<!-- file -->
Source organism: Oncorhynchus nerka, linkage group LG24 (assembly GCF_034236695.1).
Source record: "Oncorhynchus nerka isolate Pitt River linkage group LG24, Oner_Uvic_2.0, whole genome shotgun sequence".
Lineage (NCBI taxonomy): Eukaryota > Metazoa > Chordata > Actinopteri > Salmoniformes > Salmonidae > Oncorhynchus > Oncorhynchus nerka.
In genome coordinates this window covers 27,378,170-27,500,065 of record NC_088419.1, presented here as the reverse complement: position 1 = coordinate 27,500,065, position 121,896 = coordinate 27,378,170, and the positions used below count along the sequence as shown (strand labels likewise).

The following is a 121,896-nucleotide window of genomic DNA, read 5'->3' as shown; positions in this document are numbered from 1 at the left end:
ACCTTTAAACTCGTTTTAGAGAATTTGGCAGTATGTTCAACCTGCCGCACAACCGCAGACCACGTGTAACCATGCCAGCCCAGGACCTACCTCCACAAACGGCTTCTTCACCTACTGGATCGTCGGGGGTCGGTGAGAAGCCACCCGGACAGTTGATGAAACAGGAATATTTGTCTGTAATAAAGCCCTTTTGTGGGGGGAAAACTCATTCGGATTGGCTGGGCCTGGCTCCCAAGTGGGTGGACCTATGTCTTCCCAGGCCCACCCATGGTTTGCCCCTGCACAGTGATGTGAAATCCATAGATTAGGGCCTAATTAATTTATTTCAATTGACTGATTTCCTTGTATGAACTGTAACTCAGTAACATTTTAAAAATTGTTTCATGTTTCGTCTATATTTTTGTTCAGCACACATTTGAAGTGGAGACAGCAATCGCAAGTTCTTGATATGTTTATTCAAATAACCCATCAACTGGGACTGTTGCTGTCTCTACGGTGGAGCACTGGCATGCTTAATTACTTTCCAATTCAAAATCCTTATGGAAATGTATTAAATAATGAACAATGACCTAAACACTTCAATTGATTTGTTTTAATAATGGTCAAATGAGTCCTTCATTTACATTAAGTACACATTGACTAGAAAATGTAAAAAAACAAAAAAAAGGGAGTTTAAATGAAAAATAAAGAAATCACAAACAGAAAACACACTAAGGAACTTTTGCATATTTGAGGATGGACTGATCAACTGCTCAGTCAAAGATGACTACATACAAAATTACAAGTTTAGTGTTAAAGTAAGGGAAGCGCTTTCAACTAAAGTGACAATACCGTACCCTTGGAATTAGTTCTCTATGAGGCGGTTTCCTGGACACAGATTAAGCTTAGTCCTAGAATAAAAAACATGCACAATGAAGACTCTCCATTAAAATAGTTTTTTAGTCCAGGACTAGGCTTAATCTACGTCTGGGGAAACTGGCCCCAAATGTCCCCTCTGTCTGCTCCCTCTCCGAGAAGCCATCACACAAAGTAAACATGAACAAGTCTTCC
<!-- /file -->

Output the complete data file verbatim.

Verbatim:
Source organism: Oncorhynchus nerka, linkage group LG24 (assembly GCF_034236695.1).
Source record: "Oncorhynchus nerka isolate Pitt River linkage group LG24, Oner_Uvic_2.0, whole genome shotgun sequence".
Lineage (NCBI taxonomy): Eukaryota > Metazoa > Chordata > Actinopteri > Salmoniformes > Salmonidae > Oncorhynchus > Oncorhynchus nerka.
In genome coordinates this window covers 27,378,170-27,500,065 of record NC_088419.1, presented here as the reverse complement: position 1 = coordinate 27,500,065, position 121,896 = coordinate 27,378,170, and the positions used below count along the sequence as shown (strand labels likewise).

The following is a 121,896-nucleotide window of genomic DNA, read 5'->3' as shown; positions in this document are numbered from 1 at the left end:
ACCTTTAAACTCGTTTTAGAGAATTTGGCAGTATGTTCAACCTGCCGCACAACCGCAGACCACGTGTAACCATGCCAGCCCAGGACCTACCTCCACAAACGGCTTCTTCACCTACTGGATCGTCGGGGGTCGGTGAGAAGCCACCCGGACAGTTGATGAAACAGGAATATTTGTCTGTAATAAAGCCCTTTTGTGGGGGGAAAACTCATTCGGATTGGCTGGGCCTGGCTCCCAAGTGGGTGGACCTATGTCTTCCCAGGCCCACCCATGGTTTGCCCCTGCACAGTGATGTGAAATCCATAGATTAGGGCCTAATTAATTTATTTCAATTGACTGATTTCCTTGTATGAACTGTAACTCAGTAACATTTTAAAAATTGTTTCATGTTTCGTCTATATTTTTGTTCAGCACACATTTGAAGTGGAGACAGCAATCGCAAGTTCTTGATATGTTTATTCAAATAACCCATCAACTGGGACTGTTGCTGTCTCTACGGTGGAGCACTGGCATGCTTAATTACTTTCCAATTCAAAATCCTTATGGAAATGTATTAAATAATGAACAATGACCTAAACACTTCAATTGATTTGTTTTAATAATGGTCAAATGAGTCCTTCATTTACATTAAGTACACATTGACTAGAAAATGTAAAAAAACAAAAAAAAGGGAGTTTAAATGAAAAATAAAGAAATCACAAACAGAAAACACACTAAGGAACTTTTGCATATTTGAGGATGGACTGATCAACTGCTCAGTCAAAGATGACTACATACAAAATTACAAGTTTAGTGTTAAAGTAAGGGAAGCGCTTTCAACTAAAGTGACAATACCGTACCCTTGGAATTAGTTCTCTATGAGGCGGTTTCCTGGACACAGATTAAGCTTAGTCCTAGAATAAAAAACATGCACAATGAAGACTCTCCATTAAAATAGTTTTTTAGTCCAGGACTAGGCTTAATCTACGTCTGGGGAAACTGGCCCCAAATGTCCCCTCTGTCTGCTCCCTCTCCGAGAAGCCATCACACAAAGTAAACATGAACAAGTCTTCC